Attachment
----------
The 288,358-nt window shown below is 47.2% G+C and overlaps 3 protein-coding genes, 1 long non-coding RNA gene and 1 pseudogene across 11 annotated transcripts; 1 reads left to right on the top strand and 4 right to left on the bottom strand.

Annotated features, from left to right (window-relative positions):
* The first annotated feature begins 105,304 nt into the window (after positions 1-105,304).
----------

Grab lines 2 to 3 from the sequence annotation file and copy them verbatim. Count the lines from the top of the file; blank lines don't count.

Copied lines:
Annotated features, from left to right (window-relative positions):
* The first annotated feature begins 105,304 nt into the window (after positions 1-105,304).